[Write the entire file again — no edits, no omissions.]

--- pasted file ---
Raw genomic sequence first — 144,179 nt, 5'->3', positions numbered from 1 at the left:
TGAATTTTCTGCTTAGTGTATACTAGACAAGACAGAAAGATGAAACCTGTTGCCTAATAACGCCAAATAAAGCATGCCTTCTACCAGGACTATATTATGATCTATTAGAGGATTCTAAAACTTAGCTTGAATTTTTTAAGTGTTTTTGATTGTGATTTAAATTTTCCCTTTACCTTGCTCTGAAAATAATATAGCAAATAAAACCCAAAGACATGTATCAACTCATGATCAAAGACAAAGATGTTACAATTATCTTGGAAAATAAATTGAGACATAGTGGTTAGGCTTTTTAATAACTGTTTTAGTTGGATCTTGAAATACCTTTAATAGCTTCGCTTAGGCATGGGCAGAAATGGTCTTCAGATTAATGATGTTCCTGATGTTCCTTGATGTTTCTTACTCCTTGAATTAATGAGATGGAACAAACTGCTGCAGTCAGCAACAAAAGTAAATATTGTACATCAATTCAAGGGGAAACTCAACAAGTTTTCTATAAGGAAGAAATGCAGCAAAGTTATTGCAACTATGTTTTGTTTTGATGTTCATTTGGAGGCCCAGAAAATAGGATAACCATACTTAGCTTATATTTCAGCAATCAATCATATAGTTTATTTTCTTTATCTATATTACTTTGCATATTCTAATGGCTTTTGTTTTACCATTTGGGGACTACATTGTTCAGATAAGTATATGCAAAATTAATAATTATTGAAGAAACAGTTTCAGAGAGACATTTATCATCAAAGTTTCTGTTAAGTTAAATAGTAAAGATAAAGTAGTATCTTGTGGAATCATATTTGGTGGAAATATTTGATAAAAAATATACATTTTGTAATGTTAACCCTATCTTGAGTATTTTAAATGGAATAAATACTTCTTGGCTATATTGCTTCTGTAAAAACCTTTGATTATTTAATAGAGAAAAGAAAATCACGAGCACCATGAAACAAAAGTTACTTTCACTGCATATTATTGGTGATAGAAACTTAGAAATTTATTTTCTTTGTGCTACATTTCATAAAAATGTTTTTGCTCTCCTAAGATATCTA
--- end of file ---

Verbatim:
Raw genomic sequence first — 144,179 nt, 5'->3', positions numbered from 1 at the left:
TGAATTTTCTGCTTAGTGTATACTAGACAAGACAGAAAGATGAAACCTGTTGCCTAATAACGCCAAATAAAGCATGCCTTCTACCAGGACTATATTATGATCTATTAGAGGATTCTAAAACTTAGCTTGAATTTTTTAAGTGTTTTTGATTGTGATTTAAATTTTCCCTTTACCTTGCTCTGAAAATAATATAGCAAATAAAACCCAAAGACATGTATCAACTCATGATCAAAGACAAAGATGTTACAATTATCTTGGAAAATAAATTGAGACATAGTGGTTAGGCTTTTTAATAACTGTTTTAGTTGGATCTTGAAATACCTTTAATAGCTTCGCTTAGGCATGGGCAGAAATGGTCTTCAGATTAATGATGTTCCTGATGTTCCTTGATGTTTCTTACTCCTTGAATTAATGAGATGGAACAAACTGCTGCAGTCAGCAACAAAAGTAAATATTGTACATCAATTCAAGGGGAAACTCAACAAGTTTTCTATAAGGAAGAAATGCAGCAAAGTTATTGCAACTATGTTTTGTTTTGATGTTCATTTGGAGGCCCAGAAAATAGGATAACCATACTTAGCTTATATTTCAGCAATCAATCATATAGTTTATTTTCTTTATCTATATTACTTTGCATATTCTAATGGCTTTTGTTTTACCATTTGGGGACTACATTGTTCAGATAAGTATATGCAAAATTAATAATTATTGAAGAAACAGTTTCAGAGAGACATTTATCATCAAAGTTTCTGTTAAGTTAAATAGTAAAGATAAAGTAGTATCTTGTGGAATCATATTTGGTGGAAATATTTGATAAAAAATATACATTTTGTAATGTTAACCCTATCTTGAGTATTTTAAATGGAATAAATACTTCTTGGCTATATTGCTTCTGTAAAAACCTTTGATTATTTAATAGAGAAAAGAAAATCACGAGCACCATGAAACAAAAGTTACTTTCACTGCATATTATTGGTGATAGAAACTTAGAAATTTATTTTCTTTGTGCTACATTTCATAAAAATGTTTTTGCTCTCCTAAGATATCTA